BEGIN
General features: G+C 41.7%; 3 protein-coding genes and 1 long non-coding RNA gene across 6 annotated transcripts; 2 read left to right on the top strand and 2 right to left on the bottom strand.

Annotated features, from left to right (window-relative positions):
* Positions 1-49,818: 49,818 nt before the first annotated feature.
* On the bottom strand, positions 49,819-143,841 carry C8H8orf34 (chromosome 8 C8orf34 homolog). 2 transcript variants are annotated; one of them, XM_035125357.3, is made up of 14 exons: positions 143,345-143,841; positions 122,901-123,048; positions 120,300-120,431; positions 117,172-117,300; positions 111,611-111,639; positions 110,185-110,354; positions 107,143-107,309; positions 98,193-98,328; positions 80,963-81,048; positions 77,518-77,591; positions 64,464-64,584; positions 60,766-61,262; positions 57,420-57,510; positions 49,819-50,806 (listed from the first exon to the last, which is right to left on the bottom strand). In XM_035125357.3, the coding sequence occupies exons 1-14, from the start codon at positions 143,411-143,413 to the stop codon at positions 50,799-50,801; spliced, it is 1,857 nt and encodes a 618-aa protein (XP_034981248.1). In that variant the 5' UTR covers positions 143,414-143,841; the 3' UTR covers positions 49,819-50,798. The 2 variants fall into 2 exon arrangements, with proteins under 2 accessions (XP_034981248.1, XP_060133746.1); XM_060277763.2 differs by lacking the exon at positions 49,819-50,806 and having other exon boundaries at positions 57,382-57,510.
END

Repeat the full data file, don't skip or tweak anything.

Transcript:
General features: G+C 41.7%; 3 protein-coding genes and 1 long non-coding RNA gene across 6 annotated transcripts; 2 read left to right on the top strand and 2 right to left on the bottom strand.

Annotated features, from left to right (window-relative positions):
* Positions 1-49,818: 49,818 nt before the first annotated feature.
* On the bottom strand, positions 49,819-143,841 carry C8H8orf34 (chromosome 8 C8orf34 homolog). 2 transcript variants are annotated; one of them, XM_035125357.3, is made up of 14 exons: positions 143,345-143,841; positions 122,901-123,048; positions 120,300-120,431; positions 117,172-117,300; positions 111,611-111,639; positions 110,185-110,354; positions 107,143-107,309; positions 98,193-98,328; positions 80,963-81,048; positions 77,518-77,591; positions 64,464-64,584; positions 60,766-61,262; positions 57,420-57,510; positions 49,819-50,806 (listed from the first exon to the last, which is right to left on the bottom strand). In XM_035125357.3, the coding sequence occupies exons 1-14, from the start codon at positions 143,411-143,413 to the stop codon at positions 50,799-50,801; spliced, it is 1,857 nt and encodes a 618-aa protein (XP_034981248.1). In that variant the 5' UTR covers positions 143,414-143,841; the 3' UTR covers positions 49,819-50,798. The 2 variants fall into 2 exon arrangements, with proteins under 2 accessions (XP_034981248.1, XP_060133746.1); XM_060277763.2 differs by lacking the exon at positions 49,819-50,806 and having other exon boundaries at positions 57,382-57,510.